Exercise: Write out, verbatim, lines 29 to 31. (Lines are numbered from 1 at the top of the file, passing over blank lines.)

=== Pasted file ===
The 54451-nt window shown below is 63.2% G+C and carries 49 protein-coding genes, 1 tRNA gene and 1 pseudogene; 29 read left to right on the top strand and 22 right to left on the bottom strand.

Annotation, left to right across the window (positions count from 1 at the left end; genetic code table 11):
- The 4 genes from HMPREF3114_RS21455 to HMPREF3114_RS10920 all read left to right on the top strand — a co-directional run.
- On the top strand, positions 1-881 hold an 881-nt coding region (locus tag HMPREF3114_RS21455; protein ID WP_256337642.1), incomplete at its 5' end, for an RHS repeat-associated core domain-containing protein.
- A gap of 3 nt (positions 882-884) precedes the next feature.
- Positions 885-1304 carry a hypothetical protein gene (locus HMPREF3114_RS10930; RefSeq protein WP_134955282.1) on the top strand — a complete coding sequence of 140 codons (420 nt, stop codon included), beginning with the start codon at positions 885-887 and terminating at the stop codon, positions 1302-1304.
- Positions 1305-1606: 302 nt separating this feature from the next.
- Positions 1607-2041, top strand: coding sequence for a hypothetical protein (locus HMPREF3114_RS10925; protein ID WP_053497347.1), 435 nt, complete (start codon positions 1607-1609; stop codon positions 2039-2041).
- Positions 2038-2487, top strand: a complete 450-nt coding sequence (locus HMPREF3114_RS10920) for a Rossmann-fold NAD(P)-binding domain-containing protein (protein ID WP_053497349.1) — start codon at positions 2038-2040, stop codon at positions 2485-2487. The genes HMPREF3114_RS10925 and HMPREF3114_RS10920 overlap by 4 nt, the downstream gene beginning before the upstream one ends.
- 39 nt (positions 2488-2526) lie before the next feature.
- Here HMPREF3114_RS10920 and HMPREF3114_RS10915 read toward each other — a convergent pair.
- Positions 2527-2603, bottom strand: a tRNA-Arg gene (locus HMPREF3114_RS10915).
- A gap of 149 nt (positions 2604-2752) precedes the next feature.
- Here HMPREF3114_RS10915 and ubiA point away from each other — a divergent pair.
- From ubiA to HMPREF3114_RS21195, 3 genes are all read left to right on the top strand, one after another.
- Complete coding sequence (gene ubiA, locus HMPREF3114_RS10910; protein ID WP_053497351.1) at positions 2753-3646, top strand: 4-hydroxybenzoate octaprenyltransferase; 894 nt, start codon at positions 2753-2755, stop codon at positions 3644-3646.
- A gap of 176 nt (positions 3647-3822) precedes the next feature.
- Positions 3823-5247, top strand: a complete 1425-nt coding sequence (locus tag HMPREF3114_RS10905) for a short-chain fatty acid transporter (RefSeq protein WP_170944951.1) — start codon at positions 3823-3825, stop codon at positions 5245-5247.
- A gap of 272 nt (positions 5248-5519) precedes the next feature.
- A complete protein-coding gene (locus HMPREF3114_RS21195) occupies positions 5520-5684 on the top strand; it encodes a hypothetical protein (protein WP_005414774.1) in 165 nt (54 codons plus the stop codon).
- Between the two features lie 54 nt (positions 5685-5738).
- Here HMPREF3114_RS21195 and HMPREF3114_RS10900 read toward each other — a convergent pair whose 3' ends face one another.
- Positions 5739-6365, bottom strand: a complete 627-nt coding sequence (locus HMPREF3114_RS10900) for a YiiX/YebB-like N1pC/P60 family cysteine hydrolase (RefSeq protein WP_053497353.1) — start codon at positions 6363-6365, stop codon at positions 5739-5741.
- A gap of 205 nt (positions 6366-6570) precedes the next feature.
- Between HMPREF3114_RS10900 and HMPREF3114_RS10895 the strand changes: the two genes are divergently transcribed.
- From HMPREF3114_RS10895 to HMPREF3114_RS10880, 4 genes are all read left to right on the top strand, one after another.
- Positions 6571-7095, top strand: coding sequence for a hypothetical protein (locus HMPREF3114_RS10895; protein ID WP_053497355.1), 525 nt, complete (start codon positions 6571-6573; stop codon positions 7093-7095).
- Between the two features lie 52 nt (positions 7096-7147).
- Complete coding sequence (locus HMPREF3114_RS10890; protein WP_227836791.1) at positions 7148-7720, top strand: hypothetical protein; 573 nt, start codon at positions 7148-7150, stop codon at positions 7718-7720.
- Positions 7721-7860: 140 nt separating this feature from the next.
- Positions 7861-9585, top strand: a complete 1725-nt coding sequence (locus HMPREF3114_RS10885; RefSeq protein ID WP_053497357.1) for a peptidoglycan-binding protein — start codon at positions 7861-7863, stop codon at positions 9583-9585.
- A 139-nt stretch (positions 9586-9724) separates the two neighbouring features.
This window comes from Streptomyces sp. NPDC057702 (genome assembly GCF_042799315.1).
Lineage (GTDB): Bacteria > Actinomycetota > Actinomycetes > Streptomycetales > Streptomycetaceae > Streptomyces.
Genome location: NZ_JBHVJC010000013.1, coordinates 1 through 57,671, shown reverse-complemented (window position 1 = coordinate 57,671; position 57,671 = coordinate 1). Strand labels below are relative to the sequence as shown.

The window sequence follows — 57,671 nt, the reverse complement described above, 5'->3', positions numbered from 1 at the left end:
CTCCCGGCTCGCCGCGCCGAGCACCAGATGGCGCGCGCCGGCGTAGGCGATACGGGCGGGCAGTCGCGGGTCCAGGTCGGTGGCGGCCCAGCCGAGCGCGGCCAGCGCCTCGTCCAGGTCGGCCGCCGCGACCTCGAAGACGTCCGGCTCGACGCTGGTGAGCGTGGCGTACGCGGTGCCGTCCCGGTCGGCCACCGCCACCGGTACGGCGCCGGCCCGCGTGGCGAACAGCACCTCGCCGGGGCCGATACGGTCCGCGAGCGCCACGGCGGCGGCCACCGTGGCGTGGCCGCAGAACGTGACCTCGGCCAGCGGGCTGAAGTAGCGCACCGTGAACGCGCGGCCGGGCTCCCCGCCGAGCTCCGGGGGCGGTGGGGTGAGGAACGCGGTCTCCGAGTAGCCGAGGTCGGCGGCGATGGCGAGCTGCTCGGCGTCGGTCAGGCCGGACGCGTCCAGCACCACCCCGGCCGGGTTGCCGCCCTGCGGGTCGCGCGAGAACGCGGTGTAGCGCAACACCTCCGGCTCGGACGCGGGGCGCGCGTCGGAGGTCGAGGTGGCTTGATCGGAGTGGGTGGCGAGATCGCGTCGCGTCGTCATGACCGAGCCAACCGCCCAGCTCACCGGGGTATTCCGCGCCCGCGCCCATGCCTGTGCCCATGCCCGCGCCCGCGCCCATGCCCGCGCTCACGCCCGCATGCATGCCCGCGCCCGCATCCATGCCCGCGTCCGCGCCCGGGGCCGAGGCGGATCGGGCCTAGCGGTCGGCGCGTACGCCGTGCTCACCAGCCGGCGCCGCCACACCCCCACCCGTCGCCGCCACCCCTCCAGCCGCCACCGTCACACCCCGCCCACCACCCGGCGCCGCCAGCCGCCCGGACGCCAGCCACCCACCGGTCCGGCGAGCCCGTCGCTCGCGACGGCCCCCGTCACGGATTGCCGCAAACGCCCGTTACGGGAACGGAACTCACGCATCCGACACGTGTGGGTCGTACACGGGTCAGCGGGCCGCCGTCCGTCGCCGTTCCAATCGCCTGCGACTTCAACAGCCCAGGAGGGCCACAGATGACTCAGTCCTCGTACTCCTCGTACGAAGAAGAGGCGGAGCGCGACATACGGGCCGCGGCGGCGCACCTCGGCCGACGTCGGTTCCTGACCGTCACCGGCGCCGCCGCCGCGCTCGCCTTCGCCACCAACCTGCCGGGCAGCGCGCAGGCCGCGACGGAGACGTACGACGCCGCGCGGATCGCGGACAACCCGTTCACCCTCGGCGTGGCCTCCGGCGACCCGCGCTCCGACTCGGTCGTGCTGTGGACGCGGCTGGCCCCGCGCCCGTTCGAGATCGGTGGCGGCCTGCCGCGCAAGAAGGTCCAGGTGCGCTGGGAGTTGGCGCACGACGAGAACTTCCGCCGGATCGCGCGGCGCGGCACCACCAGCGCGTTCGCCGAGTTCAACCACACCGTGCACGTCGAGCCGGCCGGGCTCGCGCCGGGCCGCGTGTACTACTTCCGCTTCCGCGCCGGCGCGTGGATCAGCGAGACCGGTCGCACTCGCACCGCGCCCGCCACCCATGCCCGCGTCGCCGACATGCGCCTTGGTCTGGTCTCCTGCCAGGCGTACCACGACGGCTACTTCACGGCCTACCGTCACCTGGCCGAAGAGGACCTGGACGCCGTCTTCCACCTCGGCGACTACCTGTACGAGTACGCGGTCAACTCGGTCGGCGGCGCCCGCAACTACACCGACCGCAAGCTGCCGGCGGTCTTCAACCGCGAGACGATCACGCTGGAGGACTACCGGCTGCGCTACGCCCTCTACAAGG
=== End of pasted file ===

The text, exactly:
- Complete coding sequence (locus HMPREF3114_RS10890; protein WP_227836791.1) at positions 7148-7720, top strand: hypothetical protein; 573 nt, start codon at positions 7148-7150, stop codon at positions 7718-7720.
- Positions 7721-7860: 140 nt separating this feature from the next.
- Positions 7861-9585, top strand: a complete 1725-nt coding sequence (locus HMPREF3114_RS10885; RefSeq protein ID WP_053497357.1) for a peptidoglycan-binding protein — start codon at positions 7861-7863, stop codon at positions 9583-9585.